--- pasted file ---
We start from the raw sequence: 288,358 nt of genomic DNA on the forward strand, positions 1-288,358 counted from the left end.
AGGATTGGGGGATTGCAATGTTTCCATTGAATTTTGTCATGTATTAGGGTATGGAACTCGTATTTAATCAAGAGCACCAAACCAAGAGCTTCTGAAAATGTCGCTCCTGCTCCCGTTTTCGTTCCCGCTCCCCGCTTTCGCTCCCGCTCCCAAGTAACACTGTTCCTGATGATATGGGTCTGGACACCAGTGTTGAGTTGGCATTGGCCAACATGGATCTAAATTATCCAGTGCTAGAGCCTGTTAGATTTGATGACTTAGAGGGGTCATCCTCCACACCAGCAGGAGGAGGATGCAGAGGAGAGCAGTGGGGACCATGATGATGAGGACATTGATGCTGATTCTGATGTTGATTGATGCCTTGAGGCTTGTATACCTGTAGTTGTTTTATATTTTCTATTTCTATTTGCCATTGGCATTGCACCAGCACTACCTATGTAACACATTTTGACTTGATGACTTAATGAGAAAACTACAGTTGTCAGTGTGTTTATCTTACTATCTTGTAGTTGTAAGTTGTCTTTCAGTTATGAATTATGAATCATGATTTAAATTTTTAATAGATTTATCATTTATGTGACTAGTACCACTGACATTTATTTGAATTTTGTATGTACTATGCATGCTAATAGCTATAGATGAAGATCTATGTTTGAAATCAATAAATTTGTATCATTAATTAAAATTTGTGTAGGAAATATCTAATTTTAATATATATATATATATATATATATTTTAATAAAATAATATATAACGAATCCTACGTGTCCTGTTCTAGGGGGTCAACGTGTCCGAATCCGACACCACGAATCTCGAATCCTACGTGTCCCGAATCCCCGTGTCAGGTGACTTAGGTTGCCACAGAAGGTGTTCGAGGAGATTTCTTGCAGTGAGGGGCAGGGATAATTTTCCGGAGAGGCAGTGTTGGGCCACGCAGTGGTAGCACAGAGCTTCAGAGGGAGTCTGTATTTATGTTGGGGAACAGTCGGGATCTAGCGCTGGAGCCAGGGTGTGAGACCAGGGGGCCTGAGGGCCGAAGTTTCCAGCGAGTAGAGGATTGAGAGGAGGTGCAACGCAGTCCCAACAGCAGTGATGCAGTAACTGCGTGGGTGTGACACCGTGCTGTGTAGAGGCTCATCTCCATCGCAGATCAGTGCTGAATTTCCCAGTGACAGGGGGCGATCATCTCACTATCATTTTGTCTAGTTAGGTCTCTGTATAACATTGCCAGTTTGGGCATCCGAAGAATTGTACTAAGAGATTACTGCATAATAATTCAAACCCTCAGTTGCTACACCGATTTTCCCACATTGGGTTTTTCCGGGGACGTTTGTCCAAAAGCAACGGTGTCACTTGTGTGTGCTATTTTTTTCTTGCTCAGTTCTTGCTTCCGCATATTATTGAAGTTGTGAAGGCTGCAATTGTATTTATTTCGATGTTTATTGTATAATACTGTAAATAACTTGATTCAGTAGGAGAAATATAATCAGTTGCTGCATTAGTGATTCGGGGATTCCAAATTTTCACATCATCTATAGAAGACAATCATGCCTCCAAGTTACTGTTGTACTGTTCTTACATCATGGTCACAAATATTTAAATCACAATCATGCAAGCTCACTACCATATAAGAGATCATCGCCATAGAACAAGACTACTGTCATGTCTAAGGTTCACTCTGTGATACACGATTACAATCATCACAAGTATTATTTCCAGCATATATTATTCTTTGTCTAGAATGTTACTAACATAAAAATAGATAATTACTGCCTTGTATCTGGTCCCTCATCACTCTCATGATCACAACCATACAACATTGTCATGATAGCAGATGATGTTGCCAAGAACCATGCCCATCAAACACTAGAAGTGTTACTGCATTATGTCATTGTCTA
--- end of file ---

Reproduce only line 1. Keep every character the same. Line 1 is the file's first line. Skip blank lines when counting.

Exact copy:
We start from the raw sequence: 288,358 nt of genomic DNA on the forward strand, positions 1-288,358 counted from the left end.